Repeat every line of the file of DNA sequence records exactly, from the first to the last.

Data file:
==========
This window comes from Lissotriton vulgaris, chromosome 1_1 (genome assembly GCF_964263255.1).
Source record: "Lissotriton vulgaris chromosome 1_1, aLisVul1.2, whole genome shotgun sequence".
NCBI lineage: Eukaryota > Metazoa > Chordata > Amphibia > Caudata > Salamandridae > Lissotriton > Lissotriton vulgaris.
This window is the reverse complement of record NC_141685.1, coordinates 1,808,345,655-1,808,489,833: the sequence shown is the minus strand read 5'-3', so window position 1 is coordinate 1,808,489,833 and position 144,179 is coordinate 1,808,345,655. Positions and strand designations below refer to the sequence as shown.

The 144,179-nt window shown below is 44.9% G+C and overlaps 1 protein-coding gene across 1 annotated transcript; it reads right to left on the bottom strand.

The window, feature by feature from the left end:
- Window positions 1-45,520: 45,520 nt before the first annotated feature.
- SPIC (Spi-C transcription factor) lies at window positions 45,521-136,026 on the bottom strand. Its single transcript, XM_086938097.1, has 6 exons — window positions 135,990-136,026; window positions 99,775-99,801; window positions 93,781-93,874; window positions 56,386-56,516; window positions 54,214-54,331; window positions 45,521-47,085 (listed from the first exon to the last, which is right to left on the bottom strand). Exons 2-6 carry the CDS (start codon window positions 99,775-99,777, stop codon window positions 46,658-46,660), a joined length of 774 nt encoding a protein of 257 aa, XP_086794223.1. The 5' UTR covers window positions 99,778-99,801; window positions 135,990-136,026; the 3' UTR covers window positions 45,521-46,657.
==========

This window comes from Lissotriton vulgaris, chromosome 1_1 (genome assembly GCF_964263255.1).
Source record: "Lissotriton vulgaris chromosome 1_1, aLisVul1.2, whole genome shotgun sequence".
NCBI lineage: Eukaryota > Metazoa > Chordata > Amphibia > Caudata > Salamandridae > Lissotriton > Lissotriton vulgaris.
This window is the reverse complement of record NC_141685.1, coordinates 1,808,345,655-1,808,489,833: the sequence shown is the minus strand read 5'-3', so window position 1 is coordinate 1,808,489,833 and position 144,179 is coordinate 1,808,345,655. Positions and strand designations below refer to the sequence as shown.

The 144,179-nt window shown below is 44.9% G+C and overlaps 1 protein-coding gene across 1 annotated transcript; it reads right to left on the bottom strand.

The window, feature by feature from the left end:
- Window positions 1-45,520: 45,520 nt before the first annotated feature.
- SPIC (Spi-C transcription factor) lies at window positions 45,521-136,026 on the bottom strand. Its single transcript, XM_086938097.1, has 6 exons — window positions 135,990-136,026; window positions 99,775-99,801; window positions 93,781-93,874; window positions 56,386-56,516; window positions 54,214-54,331; window positions 45,521-47,085 (listed from the first exon to the last, which is right to left on the bottom strand). Exons 2-6 carry the CDS (start codon window positions 99,775-99,777, stop codon window positions 46,658-46,660), a joined length of 774 nt encoding a protein of 257 aa, XP_086794223.1. The 5' UTR covers window positions 99,778-99,801; window positions 135,990-136,026; the 3' UTR covers window positions 45,521-46,657.